No. 1 Connecticut overcomes loss of Mosqueda-Lewis to defeat No. 3 Stanford 76-57 behind Hartley’s 20

Kaleena Mosqueda-Lewis. Photo: Steve Slade.
Kaleena Mosqueda-Lewis. Photo: Steve Slade.

A Dishin & Swishin Q&A Session: Kaleena Mosqueda-Lewis is all about the titles and medals, not the individual honors

STORRS, Conn. – When two top teams play each other in mid-November there are many ways to look at it if you are a coach.

If you win convincingly, it shows your team is pretty strong, a viable contender. If you lose in a blow out, it is early, only November, and you know your team will not look the same come April. If you win a close game, maybe your team is exposed as not being as good as you thought it was. If you lose a close one, you know you are really close to getting over one of the top teams in the country.

So armed with that information, and the knowledge two Hall of Fame coaches carry onto the court, Geno Auriemma and Connecticut hosted Tara VanDerveer and Stanford in an early test of two teams with final four aspirations, and a matchup between two of the preseason candidates for player of the year, the Huskies’ Breanna Stewart and the Cardinal’s Chiney Ogwumike.

Both of these teams needed more than just their star power forwards, with the Huskies getting the better of it, coming away with a 76-57 victory, but possibly losing a big part of their team, as Kaleena Mosqueda-Lewis injured her right elbow in a hard fall. She did not return to the game after being helped to the locker room.

“It’s always really sad to see someone go down,” Stanford’s VanDerveer said postgame, opening her comments with a wish for good health to Mosqueda-Lewis. “She’s a great player.”

Bria Hartley, healthy for the first time in almost a year, proved that she may join Ogwumike in the WNBA lottery this spring, scoring 20 points, pulling down eight rebounds and dishing six assists. She controlled the tempo for the Huskies.

VanDerveer felt Hartley was the difference in the game.

“I think all the kids that play here know what the stakes are, and she’s improved. She’s a very talented player and I really enjoy her game.”

With foul trouble claiming Breanna Stewart and Moriah Jeferson for most of the first half, the bench stepped up for UConn, with center Kiah Stokes putting in eight points and grabbing eight rebounds, while blocking five shots in the first half alone. Stokes would finish with 10 points and 13 rebounds, in what Auriemma referred to as “the best game she’s had at Connecticut.”

Morgan Tuck stepped in for the injured Mosqueda-Lewis in the second half and did not disappoint. After being held scoreless in the first half, she scored 11 points in the second.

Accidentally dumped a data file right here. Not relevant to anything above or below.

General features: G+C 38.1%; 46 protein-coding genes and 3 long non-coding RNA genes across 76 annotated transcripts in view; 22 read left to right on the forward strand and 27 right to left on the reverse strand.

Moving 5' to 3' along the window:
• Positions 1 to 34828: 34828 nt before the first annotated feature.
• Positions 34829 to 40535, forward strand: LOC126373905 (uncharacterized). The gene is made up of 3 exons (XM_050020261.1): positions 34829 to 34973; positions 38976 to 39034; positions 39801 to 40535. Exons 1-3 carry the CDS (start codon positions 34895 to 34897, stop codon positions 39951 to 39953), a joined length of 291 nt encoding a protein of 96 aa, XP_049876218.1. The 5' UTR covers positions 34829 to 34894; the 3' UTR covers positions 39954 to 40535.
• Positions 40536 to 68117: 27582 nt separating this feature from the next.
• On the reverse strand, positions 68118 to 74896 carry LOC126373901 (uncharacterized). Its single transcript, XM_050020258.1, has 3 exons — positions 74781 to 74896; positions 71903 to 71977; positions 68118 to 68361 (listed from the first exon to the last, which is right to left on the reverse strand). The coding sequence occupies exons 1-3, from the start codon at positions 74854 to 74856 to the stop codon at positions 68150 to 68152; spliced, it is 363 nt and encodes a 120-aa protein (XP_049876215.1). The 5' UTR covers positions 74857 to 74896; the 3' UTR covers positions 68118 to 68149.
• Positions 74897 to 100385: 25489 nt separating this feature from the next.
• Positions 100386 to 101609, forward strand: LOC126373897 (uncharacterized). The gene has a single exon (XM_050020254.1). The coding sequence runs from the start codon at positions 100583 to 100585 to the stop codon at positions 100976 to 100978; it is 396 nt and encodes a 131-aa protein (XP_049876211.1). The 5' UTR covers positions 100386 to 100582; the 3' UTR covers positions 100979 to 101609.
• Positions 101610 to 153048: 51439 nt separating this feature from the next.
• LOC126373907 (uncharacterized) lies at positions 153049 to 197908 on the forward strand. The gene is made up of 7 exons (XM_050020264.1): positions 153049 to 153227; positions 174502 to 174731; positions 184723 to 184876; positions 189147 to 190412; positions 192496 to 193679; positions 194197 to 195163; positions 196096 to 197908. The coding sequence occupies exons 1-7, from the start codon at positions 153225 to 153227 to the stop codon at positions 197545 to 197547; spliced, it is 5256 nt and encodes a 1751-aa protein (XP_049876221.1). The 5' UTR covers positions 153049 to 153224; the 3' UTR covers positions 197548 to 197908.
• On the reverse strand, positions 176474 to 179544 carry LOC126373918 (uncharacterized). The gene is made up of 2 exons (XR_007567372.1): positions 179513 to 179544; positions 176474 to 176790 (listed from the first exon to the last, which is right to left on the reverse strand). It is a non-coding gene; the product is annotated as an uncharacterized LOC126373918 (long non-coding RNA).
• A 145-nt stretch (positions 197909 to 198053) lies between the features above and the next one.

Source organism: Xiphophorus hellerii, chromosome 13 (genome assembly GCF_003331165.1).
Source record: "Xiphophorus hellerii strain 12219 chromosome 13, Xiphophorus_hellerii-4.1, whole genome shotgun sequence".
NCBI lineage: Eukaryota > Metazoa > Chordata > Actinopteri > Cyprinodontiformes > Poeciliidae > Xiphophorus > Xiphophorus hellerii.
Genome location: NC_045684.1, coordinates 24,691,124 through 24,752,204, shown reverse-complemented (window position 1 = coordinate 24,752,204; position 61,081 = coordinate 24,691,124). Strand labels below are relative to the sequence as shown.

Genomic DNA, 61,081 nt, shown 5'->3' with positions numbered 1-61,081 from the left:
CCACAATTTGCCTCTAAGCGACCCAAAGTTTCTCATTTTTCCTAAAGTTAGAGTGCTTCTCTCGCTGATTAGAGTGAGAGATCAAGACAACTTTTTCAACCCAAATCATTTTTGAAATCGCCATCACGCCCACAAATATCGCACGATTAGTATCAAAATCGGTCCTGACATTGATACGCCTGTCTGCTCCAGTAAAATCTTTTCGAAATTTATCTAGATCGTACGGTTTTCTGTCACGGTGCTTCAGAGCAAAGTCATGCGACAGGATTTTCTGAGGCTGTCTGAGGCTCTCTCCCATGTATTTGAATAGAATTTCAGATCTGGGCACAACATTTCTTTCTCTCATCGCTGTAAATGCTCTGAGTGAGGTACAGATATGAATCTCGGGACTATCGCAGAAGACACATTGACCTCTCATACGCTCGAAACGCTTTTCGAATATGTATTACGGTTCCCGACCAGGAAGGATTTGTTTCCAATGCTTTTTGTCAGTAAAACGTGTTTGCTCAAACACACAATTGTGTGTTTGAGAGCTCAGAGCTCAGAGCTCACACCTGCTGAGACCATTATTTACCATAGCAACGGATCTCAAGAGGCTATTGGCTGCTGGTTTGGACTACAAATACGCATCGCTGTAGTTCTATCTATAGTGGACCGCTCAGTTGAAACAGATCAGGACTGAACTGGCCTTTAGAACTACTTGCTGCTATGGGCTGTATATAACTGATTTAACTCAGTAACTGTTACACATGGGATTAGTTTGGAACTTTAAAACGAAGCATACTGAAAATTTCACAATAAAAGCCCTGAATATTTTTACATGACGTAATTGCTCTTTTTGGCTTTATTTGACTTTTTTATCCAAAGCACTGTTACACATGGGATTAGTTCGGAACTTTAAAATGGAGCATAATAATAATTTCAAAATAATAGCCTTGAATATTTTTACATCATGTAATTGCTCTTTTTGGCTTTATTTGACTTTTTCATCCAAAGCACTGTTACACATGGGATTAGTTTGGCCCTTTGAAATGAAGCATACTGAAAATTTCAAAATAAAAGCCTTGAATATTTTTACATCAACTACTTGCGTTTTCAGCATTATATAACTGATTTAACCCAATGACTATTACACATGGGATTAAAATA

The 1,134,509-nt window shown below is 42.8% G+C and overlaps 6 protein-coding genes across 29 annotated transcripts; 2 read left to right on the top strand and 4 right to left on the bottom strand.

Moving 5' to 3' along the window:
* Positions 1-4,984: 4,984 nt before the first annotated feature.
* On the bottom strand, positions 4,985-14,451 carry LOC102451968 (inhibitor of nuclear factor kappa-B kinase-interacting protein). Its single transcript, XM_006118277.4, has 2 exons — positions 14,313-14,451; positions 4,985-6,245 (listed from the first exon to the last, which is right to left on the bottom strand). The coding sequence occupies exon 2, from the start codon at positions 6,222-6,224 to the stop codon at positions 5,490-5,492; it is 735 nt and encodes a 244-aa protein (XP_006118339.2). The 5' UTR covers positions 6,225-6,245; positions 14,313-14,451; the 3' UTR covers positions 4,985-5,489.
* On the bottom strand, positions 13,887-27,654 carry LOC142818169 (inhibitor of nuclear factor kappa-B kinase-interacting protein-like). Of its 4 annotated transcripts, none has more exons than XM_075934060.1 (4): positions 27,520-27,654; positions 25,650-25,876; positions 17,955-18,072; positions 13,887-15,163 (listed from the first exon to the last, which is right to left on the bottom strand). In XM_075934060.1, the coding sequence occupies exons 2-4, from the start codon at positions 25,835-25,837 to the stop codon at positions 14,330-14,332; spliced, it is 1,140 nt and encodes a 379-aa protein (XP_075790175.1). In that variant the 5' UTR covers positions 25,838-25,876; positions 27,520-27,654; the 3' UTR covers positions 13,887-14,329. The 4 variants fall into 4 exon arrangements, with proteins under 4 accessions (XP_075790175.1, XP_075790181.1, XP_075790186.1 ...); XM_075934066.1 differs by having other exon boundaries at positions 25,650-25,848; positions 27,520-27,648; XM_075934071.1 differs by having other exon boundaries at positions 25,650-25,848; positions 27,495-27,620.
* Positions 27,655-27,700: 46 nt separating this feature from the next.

UConn threw a variety of centers at Ogwumike defensively, designed to prevent her from dominating in the paint and on the boards, and making the rest of the Cardinal make plays.

Amber Orrange, who was one assist from a triple-double in the season opener versus Boston College is crucial to the Cardinal’s success this year, as she is needed to counter the inside game of Ogwumike, and provide guard leadership. Orrange had a solid game, scoring 22 points.

UConn’s bench outscored Stanford’s 27-12. While Tuck and Stokes had double figures, two big three-point shots by freshman Saniya Chong helped break the scoring drought in the first half. Chong was very proud of the job the bench did overall.

“Not only me but Kiah played an awesome game, and Tuck came in and hit two threes. I just helped out on defense and hit those two shots. I think we all played pretty well off the bench.”

So, now back to that first statement about what coaches can say after the game?

Geno Auriemma watched his top ranked Huskies win by 19 against a top five team.

“This game probably went, except for Kaleena getting hurt, exactly the way you would hope it would,” he said. “We played great at times, we played terrible at times, we struggled, we had to overcome certain things, and in the end we beat a really good team and we had the game in hand pretty much the whole second half. That’s better than coming out here, making every shot, and winning by 35.”

VanDerveer watched her top five team lose by 19, but never give up.

“I think it’s great for this particular team to have played this game right now,” VanDerveer said. “I told our team, it’s not going to be harder. There isn’t a place we’re going to go to, what other team are you going to play? This is as hard as it gets. You’ve seen it, now what are you going to do about it?”

One thing for sure, both teams will look much different come tournament time. It would not be a surprise to see a rematch in the NCAA tournament.

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